MTPR

Eric Feaver

U.S. Supreme Court file photo.
PD

The U.S. Supreme Court has agreed to hear a Montana case—whether the state can exclude religious schools from a tax credit program that gives scholarships to parents for private school tuition payments.

It's been a busy week at the Montana Legislature. Medicaid expansion and a bill to help NorthWestern Energy acquire more coal are still alive; A bill to fund preschool education is killed; And a bill to help find missing and murdered Native American women is passed, then killed, then revived. Learn more now on Capitol Talk with Sally Mauk, Rob Saldin and Holly Michels.

Montana remains among only a few states in the country without publicly funded pre-K.
iStock

A state-funded preschool program is on a fast track in the state Legislature. The policy introduced today is starting to reveal a rare clash between the state’s largest union and Gov. Steve Bullock.

The policy outlining voluntary preschool and the creation of a new state department of early childhood is carried by Rep. Eric Moore, a Republican from the Miles City area.

Kalispell Regional Medical Center.
Courtesy Kalispell Regional Medical Center.

Kalispell Regional Healthcare says the Montana Nurses Association released “blatantly false information” when it announced Wednesday it was filing charges against Kalispell Regional for allegedly violating federal worker rights laws.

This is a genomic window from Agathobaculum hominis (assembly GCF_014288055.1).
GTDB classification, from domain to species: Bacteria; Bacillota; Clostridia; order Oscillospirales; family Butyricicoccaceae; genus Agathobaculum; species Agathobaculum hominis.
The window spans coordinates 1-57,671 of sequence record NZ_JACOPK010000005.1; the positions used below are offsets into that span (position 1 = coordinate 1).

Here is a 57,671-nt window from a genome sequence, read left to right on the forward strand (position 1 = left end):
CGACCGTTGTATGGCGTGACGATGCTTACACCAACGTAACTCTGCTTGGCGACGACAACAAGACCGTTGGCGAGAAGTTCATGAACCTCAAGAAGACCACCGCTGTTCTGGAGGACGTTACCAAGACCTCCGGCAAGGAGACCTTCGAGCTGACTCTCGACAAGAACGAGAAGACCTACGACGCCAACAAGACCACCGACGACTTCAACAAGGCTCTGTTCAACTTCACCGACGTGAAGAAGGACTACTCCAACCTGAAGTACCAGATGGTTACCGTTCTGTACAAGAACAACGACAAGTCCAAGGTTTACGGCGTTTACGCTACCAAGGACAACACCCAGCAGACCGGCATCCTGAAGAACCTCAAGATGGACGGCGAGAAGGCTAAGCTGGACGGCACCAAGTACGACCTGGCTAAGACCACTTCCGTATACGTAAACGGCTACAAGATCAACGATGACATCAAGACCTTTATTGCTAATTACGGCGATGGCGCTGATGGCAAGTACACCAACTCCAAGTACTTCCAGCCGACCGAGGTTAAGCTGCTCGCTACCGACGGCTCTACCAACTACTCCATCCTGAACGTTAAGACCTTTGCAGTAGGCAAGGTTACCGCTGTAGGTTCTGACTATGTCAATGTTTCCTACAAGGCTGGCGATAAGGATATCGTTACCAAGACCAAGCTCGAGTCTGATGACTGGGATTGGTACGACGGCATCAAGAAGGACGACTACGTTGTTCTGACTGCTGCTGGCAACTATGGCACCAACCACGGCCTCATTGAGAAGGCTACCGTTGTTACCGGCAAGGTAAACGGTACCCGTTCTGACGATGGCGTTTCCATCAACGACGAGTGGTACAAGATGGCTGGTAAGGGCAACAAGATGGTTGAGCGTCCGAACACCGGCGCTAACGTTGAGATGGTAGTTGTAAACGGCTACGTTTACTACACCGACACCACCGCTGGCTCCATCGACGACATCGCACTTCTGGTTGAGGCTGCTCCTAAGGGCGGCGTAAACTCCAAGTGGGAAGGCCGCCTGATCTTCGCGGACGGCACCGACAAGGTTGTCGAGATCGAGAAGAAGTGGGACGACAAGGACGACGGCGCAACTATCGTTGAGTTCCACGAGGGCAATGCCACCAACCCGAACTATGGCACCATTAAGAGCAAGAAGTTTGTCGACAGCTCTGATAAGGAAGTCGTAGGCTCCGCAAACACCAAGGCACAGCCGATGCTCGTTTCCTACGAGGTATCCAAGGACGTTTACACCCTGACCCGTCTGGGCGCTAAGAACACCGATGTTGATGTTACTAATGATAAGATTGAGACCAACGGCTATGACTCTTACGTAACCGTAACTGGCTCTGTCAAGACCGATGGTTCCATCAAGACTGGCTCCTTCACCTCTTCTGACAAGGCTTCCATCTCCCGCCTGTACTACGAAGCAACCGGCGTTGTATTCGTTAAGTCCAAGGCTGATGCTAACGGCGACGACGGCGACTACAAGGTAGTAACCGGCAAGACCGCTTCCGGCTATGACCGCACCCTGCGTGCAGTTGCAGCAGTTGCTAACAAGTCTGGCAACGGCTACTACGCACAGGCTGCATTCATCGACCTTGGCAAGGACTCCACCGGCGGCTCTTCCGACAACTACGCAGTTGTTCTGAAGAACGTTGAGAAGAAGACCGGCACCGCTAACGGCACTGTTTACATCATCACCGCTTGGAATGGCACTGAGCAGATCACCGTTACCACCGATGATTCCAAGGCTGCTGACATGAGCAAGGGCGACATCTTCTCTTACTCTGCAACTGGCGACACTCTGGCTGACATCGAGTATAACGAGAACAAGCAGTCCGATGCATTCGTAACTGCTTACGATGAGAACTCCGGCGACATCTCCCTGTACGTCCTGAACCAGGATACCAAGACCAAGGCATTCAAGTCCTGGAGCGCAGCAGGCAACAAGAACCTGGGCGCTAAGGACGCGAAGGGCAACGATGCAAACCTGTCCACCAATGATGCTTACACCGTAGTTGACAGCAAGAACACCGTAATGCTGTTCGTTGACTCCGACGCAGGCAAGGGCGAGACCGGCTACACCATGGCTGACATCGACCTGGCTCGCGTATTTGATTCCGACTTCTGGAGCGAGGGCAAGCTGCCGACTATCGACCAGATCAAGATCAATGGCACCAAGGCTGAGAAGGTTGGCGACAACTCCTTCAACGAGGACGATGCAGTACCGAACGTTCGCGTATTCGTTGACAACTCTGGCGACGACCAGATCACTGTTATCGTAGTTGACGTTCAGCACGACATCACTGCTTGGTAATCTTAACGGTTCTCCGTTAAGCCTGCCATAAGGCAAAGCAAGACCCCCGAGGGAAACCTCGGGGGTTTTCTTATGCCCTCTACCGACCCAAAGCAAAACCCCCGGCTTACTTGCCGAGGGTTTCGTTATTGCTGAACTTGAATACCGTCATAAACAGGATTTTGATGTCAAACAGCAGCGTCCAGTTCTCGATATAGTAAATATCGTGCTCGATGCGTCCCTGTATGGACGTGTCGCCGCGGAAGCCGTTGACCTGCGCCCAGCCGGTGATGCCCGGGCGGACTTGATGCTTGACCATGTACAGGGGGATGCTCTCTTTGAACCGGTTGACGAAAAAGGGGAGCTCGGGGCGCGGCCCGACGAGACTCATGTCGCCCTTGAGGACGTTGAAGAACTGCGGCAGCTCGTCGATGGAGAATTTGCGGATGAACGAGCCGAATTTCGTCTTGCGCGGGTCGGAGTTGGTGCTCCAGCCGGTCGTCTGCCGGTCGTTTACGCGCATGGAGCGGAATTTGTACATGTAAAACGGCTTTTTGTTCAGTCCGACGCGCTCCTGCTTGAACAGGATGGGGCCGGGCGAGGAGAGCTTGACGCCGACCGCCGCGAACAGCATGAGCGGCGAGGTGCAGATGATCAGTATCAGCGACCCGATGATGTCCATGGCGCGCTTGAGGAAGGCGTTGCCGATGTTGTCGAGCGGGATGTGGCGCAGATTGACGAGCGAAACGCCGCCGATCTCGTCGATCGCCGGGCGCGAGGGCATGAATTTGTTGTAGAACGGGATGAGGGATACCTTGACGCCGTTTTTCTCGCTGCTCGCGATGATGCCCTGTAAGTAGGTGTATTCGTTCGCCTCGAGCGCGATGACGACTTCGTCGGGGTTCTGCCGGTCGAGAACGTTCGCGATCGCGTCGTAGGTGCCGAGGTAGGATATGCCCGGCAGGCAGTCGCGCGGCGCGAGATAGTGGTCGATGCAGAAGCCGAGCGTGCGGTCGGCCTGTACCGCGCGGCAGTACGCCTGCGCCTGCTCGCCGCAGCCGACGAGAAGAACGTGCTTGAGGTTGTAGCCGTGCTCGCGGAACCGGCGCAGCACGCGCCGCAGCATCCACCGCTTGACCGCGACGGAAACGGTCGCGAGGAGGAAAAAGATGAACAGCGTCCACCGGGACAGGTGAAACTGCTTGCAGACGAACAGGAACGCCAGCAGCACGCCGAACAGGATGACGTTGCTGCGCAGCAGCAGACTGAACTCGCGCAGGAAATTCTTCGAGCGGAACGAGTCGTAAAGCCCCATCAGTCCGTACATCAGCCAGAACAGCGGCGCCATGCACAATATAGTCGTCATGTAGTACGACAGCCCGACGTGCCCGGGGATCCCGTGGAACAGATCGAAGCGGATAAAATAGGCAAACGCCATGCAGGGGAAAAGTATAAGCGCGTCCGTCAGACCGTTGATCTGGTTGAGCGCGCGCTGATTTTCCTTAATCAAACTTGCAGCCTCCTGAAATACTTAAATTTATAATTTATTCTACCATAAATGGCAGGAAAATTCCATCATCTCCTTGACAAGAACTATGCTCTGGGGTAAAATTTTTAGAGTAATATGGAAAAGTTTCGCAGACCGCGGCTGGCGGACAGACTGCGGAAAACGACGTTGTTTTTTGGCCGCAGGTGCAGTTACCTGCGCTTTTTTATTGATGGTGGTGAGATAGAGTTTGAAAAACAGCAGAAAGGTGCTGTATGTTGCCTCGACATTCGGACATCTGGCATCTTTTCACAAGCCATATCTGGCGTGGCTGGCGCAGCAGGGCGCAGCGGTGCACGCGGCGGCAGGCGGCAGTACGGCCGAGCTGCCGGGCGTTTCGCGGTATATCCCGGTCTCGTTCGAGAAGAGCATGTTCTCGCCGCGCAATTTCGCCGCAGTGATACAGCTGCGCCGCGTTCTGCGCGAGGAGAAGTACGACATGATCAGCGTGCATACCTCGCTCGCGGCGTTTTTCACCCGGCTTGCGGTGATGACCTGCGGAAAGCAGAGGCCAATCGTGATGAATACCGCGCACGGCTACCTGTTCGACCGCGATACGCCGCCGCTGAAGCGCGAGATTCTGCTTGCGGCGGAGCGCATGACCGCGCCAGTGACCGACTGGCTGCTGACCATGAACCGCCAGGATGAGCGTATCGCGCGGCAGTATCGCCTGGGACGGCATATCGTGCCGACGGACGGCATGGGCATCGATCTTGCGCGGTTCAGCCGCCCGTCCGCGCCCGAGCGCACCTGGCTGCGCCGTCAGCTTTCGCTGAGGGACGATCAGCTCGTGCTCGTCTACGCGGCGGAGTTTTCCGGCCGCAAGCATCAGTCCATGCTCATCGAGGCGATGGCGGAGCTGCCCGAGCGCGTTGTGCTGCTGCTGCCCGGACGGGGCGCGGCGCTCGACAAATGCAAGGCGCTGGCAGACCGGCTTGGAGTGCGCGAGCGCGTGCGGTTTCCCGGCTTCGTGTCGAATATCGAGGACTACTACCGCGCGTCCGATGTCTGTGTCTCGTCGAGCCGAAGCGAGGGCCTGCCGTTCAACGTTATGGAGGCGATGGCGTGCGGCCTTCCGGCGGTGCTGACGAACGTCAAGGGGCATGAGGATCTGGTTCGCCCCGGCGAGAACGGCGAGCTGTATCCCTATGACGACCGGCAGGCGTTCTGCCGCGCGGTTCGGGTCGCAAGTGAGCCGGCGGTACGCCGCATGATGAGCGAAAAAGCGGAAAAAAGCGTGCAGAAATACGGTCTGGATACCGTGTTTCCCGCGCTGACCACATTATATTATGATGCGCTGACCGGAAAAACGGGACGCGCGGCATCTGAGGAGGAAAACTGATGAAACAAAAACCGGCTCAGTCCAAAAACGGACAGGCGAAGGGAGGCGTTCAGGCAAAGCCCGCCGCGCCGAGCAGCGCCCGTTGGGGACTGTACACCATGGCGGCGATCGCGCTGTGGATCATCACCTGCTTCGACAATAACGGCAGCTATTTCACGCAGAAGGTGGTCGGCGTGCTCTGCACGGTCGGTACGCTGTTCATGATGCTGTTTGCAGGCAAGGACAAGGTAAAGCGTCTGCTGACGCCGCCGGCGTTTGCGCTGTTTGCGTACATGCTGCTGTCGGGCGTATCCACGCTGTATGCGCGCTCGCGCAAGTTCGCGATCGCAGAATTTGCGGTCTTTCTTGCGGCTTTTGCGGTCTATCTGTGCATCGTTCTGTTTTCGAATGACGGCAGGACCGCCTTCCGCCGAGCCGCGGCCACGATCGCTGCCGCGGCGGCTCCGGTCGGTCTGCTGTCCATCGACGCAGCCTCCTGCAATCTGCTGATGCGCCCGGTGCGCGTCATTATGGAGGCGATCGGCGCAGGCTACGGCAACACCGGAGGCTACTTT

Out-of-state conservative free market groups have set up campaigns offering Montana public employees a guided path to abandoning organized labor.

This following a June U.S. Supreme Court decision favoring so-called “Right-to-Work” policies. The ruling said that public unions could no longer require non-union employees to pay what’s known as agency fees. 

 Signs stacked inside the headquarters of the newly formed Montana Federation Of Public Employees. Union organizers campaigned for union membership before the US Supreme Court ruling concerning labor union membership.
Corin Cates-Carney

The Supreme Court ruled Wednesday that government workers can't be forced to contribute to labor unions that represent them in collective bargaining.

 Signs stacked inside the headquarters of the newly formed Montana Federation Of Public Employees. Union organizers campaigned for union membership before the US Supreme Court ruling concerning labor union membership.
Corin Cates-Carney

A U.S. Supreme court decision expected in the coming weeks could deal a big blow to Montana’s public sector unions. The decision could make Montana a so-called ‘Right-to-Work’ state in the public sector, costing the state’s biggest union membership, revenue, and bargaining power.

Elsie Arntzen is Montana's superintendent of public instruction.
Montana Legislature

Federal education officials have now weighed in on Montana’s plan to replace the No Child Left Behind law. Public educators here have been waiting on that since submitting the plan in September

More than 20 officials with Montana’s Office of Public Instruction gathered around a conference room table in Helena Wednesday to hear the federal Department of Education’s response to the state’s plan to comply with the Every Student Succeeds Act.

Bill To Establish Charter Schools Passes Montana House

Feb 27, 2017
Montana Capitol in Helena.
William Marcus / Montana Public Radio

A bill that its sponsor says would provide additional educational opportunities by establishing a public charter schools act passed the House of Representatives on a vote of 55-44 on Monday.

A Republican from Winnett is worried about the student loan debt saddling college students.

Representative Bill Harris worries the debt load on college students may force them to leave the state and Montana employers are looking for workers.  He hopes his House Bill 239 bridges that gap.


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